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Nothing has operated more disagreeably upon the minds of the militia, than the fear of captivity, on the footing on which it has hitherto stood. What would be their reasonings, if it should be thought to stand upon a worse?
EXCHANGE OF OFFICERS.
I am convinced, that more mischief has been done by the British officers who have been prisoners, than by any other set of people. During their captivity, they have made connections in the country, they have confirmed the disaffected, converted many ignorant people, and frightened the lukewarm and timid, by their stories of the power of Britain.
I hope a general exchange is not far off, by which means we shall get rid of all that sort of people; and I am convinced, that we had better, in future, send all officers in upon parole, than keep them among us.
3. THE INDIANS.
Few men exhibit greater diversity, or, if we may so express it, greater antithesis of character, than the native warrior of North America. In war, he is daring, boastful, cunning, ruthless, self-denying, and self-devoted; in peace, just, generous, hospitable, revengeful, superstitious, modest, and commonly chaste.
J. FENIMORE COOPER.
If they had the vices of savage life, they had the virtues also. They were true to their country, their friends, and their homes. If they forgave not injury, neither did they forget kindness. Chief Justice JOSEPH STORY.
Washington's policy in regard to the Indians was always pacific and humane. He considered them as children, who should be treated with tenderness and forbearance. He aimed to conciliate them by good usage, to obtain their lands by fair purchase and punctual payments, to make treaties with them on terms of equity and reciprocal advantage, and strictly to redeem every pledge. JARED SPARKS.
THEIR CLAIM TO JUSTICE AND HUMANITY.
While the measures of government ought to be calculated to protect its citizens from all injury and violence, a due regard should be extended to those Indian tribes, whose happiness, in the course of events, so materially depends on the national justice and humanity of the United States.
JUSTICE PLEDGED TO THEM.
The basis of our proceedings with the Indian Nations has been, and shall be, JUSTICE, during the
period in which I have any thing to do with the administration of this government.
AMICABLE INTERCOURSE WITH THEM.
It is sincerely to be desired, that all need of coercion in future may cease, and that an intimate intercourse may succeed, calculated to advance the happiness of the Indians, and to attach them firmly to the United States.
It seems necessary, that they should experience the benefits of an impartial dispensation of justice ; that the mode of alienating their lands, the main source of discontent and war, should be so defined and regulated, as to obviate impositions, and, as far as may be practicable, controversy concerning the reality and extent of the alienations which are made; that commerce with them should be promoted, under regulations tending to secure an equitable deportment towards them, and that such rational experiments should be made, for imparting to them the blessings of civilization, as may, from time to time, suit their condition; that the Executive of the United States should be enabled to employ the means to which the Indians have long been accustomed, for uniting their immediate interests with the preservation of peace; and that efficacious provision should be made, for inflicting adequate penalties upon all those who, by violating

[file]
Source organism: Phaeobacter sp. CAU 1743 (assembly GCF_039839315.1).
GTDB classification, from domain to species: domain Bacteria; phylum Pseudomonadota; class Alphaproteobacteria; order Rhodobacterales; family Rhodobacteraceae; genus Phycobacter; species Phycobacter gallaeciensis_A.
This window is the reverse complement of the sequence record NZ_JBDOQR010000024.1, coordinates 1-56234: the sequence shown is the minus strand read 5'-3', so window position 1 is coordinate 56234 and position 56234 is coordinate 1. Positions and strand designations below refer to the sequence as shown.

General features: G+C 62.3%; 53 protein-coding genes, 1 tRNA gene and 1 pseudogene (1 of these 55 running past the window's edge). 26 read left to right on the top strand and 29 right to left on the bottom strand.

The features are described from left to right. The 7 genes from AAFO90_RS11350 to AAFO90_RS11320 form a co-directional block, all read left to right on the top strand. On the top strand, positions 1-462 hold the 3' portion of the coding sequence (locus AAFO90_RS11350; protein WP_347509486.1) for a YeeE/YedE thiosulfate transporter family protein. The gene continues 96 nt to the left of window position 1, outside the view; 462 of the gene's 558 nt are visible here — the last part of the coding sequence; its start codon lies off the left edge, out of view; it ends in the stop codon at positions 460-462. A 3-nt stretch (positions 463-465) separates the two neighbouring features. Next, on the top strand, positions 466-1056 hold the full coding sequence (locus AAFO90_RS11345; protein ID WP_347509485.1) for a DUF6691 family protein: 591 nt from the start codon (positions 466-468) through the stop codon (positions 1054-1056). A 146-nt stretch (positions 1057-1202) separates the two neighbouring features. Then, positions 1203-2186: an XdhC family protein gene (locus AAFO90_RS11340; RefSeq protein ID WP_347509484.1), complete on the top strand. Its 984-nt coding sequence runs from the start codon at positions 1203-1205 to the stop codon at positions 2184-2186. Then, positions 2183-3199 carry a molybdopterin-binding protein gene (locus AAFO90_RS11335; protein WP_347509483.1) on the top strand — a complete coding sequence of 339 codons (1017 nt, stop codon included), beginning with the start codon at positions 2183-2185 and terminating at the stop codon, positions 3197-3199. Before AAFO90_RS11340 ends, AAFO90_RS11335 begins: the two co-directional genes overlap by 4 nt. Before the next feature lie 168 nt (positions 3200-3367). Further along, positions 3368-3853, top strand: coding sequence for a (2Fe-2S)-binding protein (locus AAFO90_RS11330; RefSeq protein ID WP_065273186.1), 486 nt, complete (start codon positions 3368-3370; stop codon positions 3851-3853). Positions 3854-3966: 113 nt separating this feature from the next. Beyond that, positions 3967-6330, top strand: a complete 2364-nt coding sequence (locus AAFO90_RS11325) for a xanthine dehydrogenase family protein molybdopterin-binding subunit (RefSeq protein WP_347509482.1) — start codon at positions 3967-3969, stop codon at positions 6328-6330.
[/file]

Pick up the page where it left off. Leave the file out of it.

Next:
their rights, shall infringe the treaties, and endanger the peace of the Union.
PEACE WITH INDIANS.
A disposition to peace, in these people, can only be ascribed to the apprehension of danger, and would last no longer than till it was over, and an opportunity offered to resume their hostility, with safety and
This makes it necessary, that we should endeavor to punish them severely, for what has passed, and by an example of rigor, intimidate them for the future.
A trade with the Indians should be established, upon such terms, and transacted by men of such principles, as would at the same time redound to the reciprocal advantage of the Colony and the Indians, and effectually remove the bad impressions which the Indians have received, from the conduct of a set of villains, divested of all faith and honor; and give us such an early opportunity of establishing an interest with them, as would insure to us a large share of the fur-trade, not only of the Ohio Indians, but, in time, of the numerous nations possessing the back country westward.
To prevent this advantageous commerce from suffering in its infancy, by the sinister views of designing, selfish men, in the different provinces, I humbly conceive it advisable, that Commissioners from each of the colonies should be appointed, to regulate the mode of that trade, and fix it on such a basis, that all the attempts of one colony to undermine another, and thereby weaken and diminish the general system, might be frustrated.
PURCHASE OF INDIAN LANDS.
There is nothing to be obtained but the soil they live on; and this can be had by purchase, at less expense, and without that bloodshed and those distresses, which helpless women and children are made partakers. of, in all kinds of disputes with them.
PRESENTS TO INDIANS.
The plan of Annual Presents, in an abstract view, unaccompanied with other measures, is not the best mode of treating ignorant savages, from whose hostile conduct we experience much distress; but, it is not to be forgotten, that they in turn are not without serious causes of complaint, from the encroachments which are made on their lands by our people, who are